4) Medela Breastpump (http://www.medelabreastfeedingus.com...s/breast-pumps) - More expensive? Yes. Worth every frickin' penny in time saved? HELL YES. I started out with the Avent pump and DAMN those things are top-heavy and SLOW. Good if you don't plan on pumping frequently but at least the Medela allows you to buy different sized nipple cones. Believe it or not, different sizes really do make a difference in comfort. Who knew?
4A) Milkmaid Tea (http://www.amazon.com/exec/obidos/tg...W04XW&v=glance) - I started drinking it the day I gave birth and had my milk in completely about two and a half days later. I also pumped every three to four hours using the hospital pump.
5) Moby Wrap - Very primal, very easy to use, esp if you look up HOW TO videos on YouTube, and super portable. (http://www.mobywrap.com/) If you don't want to spend the money on a new one, they're easy to make yourself. I consider the money well spent for the lack of hassle. We don't own a stroller, we use the Moby instead. Also, the baby LOVES it and it keeps him safe and warm and close to Mom/Dad.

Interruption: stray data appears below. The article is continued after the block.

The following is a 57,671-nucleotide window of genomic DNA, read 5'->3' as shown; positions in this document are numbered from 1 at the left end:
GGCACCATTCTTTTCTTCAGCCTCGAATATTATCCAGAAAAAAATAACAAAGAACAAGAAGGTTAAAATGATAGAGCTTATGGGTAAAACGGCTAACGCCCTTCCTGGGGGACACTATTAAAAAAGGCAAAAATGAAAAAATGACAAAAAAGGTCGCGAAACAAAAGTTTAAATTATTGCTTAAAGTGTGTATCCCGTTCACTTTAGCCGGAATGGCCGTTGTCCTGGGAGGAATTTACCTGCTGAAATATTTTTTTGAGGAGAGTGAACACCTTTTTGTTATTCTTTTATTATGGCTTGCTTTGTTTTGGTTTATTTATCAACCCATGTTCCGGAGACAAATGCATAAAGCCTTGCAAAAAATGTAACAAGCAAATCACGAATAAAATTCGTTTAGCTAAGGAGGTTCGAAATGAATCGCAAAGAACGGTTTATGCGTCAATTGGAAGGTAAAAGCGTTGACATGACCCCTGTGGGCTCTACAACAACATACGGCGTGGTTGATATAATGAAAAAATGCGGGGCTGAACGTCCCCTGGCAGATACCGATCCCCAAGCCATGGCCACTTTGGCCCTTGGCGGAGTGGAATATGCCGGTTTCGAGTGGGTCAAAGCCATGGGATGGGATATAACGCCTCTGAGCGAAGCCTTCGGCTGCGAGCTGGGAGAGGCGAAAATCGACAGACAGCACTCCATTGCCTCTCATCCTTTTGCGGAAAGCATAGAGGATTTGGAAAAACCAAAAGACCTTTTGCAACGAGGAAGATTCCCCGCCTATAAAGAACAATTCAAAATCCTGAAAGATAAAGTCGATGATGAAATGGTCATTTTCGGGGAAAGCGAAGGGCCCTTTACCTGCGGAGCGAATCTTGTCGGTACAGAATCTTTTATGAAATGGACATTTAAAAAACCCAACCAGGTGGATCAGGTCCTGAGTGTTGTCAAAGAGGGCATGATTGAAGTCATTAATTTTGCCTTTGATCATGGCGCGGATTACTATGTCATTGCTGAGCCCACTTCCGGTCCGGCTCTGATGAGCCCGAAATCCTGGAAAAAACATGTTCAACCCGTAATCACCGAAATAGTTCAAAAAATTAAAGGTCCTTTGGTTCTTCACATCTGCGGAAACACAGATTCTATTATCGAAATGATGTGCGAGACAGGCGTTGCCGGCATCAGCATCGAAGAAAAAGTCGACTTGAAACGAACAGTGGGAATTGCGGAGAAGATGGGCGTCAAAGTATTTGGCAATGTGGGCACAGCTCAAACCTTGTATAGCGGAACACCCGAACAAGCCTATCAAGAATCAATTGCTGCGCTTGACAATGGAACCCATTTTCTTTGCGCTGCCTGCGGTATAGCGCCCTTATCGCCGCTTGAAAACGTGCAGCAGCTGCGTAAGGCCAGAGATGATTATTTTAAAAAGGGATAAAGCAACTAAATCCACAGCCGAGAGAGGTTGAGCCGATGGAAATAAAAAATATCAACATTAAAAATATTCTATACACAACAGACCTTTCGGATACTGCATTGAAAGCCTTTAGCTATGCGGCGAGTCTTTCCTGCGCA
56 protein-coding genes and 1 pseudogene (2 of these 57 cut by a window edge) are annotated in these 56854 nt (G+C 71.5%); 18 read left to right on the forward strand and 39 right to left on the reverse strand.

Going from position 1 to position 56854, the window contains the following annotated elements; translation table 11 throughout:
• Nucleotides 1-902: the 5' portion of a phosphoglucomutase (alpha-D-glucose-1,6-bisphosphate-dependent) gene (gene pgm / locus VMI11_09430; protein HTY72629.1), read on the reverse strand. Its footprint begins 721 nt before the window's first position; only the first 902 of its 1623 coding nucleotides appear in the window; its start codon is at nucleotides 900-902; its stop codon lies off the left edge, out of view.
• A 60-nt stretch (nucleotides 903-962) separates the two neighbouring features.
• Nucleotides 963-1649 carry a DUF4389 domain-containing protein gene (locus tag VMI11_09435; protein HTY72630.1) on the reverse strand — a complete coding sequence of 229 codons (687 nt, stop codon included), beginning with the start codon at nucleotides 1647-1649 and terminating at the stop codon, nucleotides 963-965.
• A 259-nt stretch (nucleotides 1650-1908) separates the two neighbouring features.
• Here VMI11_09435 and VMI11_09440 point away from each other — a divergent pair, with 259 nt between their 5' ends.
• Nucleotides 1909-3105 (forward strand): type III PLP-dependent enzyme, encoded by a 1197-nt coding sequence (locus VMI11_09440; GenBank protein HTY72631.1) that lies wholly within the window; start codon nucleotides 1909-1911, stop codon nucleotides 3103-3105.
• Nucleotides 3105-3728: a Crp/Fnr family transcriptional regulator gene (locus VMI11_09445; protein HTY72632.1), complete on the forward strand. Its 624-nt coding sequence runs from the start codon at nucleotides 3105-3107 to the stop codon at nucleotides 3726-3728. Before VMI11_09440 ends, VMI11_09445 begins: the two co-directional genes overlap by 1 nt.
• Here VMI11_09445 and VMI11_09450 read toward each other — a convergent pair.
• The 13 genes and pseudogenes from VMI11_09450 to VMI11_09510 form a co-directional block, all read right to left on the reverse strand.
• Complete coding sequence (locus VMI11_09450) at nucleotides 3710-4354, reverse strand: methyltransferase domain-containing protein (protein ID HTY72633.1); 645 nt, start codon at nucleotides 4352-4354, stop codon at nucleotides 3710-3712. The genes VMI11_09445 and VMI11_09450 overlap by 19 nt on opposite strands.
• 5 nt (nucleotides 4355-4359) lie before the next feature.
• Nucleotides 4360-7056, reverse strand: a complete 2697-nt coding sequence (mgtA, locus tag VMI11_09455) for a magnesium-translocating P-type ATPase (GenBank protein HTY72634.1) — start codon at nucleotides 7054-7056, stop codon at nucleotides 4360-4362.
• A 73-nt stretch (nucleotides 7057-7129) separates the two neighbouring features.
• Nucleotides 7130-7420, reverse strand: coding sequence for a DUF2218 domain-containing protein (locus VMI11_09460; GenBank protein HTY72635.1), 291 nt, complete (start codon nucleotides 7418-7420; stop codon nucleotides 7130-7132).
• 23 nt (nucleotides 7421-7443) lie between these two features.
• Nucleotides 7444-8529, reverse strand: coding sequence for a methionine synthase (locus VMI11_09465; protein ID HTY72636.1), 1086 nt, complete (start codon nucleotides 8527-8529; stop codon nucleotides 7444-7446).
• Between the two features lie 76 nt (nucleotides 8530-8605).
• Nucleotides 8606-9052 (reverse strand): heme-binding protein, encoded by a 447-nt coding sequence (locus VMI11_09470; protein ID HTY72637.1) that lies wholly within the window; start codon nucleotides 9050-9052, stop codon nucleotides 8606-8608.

6) This sleeping/feeding tag-team the baby schedule (http://www.parenthacks.com/2009/02/s...t-feeding.html)
7) Lanolin - Save your money, don't buy the stuff you can get at the baby stores. This is the exact same stuff for WAY cheaper (http://www.amazon.com/Now-Foods-7725...5668520&sr=8-2)
8) A good breastfeeding consultant - The hospital will probably offer you the services of a bfing consultant. Take them up on it but if you're still having trouble a week later GO SEE ANOTHER ONE. I struggled with breastfeeding for a MONTH before I broke down and saw a new breastfeeding consultant. $140 for three sessions. Worth. Every. Penny. She explained that all the things she was teaching me would've been taught by "tribe elders" in the old days but in today's separatist society yada-yada-yada. Worth it.